The FDA is lowering the guidelines for salt intake to deal with high blood pressure even though recent studies show salt does not cause high blood pressure.
A new study published in the American Journal of Hypertension analyzed data from 8,670 French adults and found that salt consumption wasn’t associated with systolic blood pressure in either men or women after controlling for factors like age.
Why not? One explanation, the authors write, is that the link we all assume between salt and blood pressure is “overstated” and “more complex than once believed.” It should be noted, however, that even though the study found no statistically significant association between blood pressure and sodium in the diet, those patients who were hypertensive consumed significantly more salt than those without hypertension—suggesting, as other research has, that salt affects people differently.No Association Between Salt And Blood Pressure, Study Finds | Time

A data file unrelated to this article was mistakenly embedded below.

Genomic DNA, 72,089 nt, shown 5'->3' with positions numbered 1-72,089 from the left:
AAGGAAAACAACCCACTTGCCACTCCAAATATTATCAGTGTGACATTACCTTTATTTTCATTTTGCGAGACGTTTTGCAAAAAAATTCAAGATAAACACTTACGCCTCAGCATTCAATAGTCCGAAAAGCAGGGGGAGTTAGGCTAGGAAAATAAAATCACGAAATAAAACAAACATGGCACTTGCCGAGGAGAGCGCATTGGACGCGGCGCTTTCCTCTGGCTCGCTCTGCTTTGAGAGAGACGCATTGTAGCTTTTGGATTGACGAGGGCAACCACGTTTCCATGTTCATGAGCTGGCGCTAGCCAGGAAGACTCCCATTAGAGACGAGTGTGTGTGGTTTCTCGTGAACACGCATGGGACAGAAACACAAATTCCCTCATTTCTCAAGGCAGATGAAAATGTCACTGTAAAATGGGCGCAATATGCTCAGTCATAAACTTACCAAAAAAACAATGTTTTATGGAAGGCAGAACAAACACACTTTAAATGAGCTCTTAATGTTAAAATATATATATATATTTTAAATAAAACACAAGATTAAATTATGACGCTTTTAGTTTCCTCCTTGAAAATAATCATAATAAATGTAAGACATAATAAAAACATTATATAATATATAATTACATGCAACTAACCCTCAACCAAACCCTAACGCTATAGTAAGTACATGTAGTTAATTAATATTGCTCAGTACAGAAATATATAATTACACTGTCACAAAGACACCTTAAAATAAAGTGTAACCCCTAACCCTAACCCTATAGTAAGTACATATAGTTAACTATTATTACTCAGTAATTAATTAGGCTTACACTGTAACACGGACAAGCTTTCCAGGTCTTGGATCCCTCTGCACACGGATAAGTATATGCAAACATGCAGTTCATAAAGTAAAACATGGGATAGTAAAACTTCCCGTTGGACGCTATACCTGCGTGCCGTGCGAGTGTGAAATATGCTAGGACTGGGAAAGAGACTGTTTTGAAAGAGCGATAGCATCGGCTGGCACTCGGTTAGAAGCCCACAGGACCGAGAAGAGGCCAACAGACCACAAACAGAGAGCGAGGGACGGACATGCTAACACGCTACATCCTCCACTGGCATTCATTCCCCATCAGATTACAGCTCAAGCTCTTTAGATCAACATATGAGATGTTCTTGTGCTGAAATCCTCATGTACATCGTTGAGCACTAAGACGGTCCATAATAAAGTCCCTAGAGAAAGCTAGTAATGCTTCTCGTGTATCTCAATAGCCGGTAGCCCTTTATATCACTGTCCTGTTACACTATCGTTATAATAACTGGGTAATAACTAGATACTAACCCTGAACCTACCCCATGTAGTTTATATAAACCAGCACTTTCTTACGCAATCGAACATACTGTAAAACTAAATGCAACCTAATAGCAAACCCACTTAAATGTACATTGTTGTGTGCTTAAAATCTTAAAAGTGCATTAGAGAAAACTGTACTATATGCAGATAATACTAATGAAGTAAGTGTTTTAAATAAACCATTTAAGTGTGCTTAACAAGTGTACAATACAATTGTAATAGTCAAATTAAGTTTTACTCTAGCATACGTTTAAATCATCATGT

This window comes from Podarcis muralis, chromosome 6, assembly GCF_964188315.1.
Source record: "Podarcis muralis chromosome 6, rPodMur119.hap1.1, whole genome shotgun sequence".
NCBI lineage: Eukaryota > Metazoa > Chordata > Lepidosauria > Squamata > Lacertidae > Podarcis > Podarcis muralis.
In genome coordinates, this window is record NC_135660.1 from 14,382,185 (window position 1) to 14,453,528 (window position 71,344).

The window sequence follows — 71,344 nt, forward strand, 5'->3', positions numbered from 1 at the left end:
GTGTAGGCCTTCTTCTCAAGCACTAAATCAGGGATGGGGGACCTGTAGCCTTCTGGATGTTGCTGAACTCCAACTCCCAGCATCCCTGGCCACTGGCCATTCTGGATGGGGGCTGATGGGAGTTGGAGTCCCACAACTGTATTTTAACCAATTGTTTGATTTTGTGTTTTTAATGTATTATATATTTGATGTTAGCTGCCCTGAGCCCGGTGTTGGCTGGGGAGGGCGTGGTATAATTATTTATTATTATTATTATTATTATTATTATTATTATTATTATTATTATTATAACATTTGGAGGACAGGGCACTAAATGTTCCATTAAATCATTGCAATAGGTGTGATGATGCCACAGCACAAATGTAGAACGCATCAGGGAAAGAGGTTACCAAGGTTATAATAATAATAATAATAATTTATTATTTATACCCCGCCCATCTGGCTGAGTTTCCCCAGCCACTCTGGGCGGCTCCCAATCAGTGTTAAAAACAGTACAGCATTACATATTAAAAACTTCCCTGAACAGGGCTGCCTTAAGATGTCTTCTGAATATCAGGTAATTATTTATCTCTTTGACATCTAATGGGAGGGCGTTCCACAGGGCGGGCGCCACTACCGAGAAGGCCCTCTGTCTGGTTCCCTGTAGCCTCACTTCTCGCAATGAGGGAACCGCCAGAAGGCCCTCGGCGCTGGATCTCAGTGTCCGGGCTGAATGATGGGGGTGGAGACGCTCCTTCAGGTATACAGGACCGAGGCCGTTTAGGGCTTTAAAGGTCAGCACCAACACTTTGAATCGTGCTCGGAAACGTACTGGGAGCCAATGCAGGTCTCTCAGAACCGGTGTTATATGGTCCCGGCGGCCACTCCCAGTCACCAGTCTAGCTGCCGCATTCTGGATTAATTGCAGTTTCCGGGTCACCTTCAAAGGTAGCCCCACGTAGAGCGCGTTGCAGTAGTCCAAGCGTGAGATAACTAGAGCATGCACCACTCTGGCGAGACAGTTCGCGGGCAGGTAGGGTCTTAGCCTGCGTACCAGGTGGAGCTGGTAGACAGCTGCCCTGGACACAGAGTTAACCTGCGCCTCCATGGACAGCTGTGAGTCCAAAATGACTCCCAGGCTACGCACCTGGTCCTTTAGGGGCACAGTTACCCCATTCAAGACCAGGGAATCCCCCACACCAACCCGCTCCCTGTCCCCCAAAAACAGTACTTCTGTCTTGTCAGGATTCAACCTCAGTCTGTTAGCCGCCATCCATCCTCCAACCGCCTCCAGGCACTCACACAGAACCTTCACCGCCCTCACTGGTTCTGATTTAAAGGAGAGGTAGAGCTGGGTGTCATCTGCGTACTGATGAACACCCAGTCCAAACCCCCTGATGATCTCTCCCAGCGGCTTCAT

This is the same FDA that still recommends the SAD diet. Go figure. I don’t think I’ll be changing my personal salt intake any time soon.
In far-reaching guidelines, the FDA is seeking voluntary short-term lower sodium targets for food manufacturers, chain restaurants and food service operators – focusing largely on processed and take-out food.
The agency wants to cut sodium intake to an average of 3,000 milligrams per day, compared with 3,400 mg over the next two and half years.
But the average intake would still be above the Dietary Guidelines for Americans’ recommended limit of 2,300 mg per day for anyone over 14 years of age.FDA sets new goal for lower salt in everyday American food (yahoo.com)
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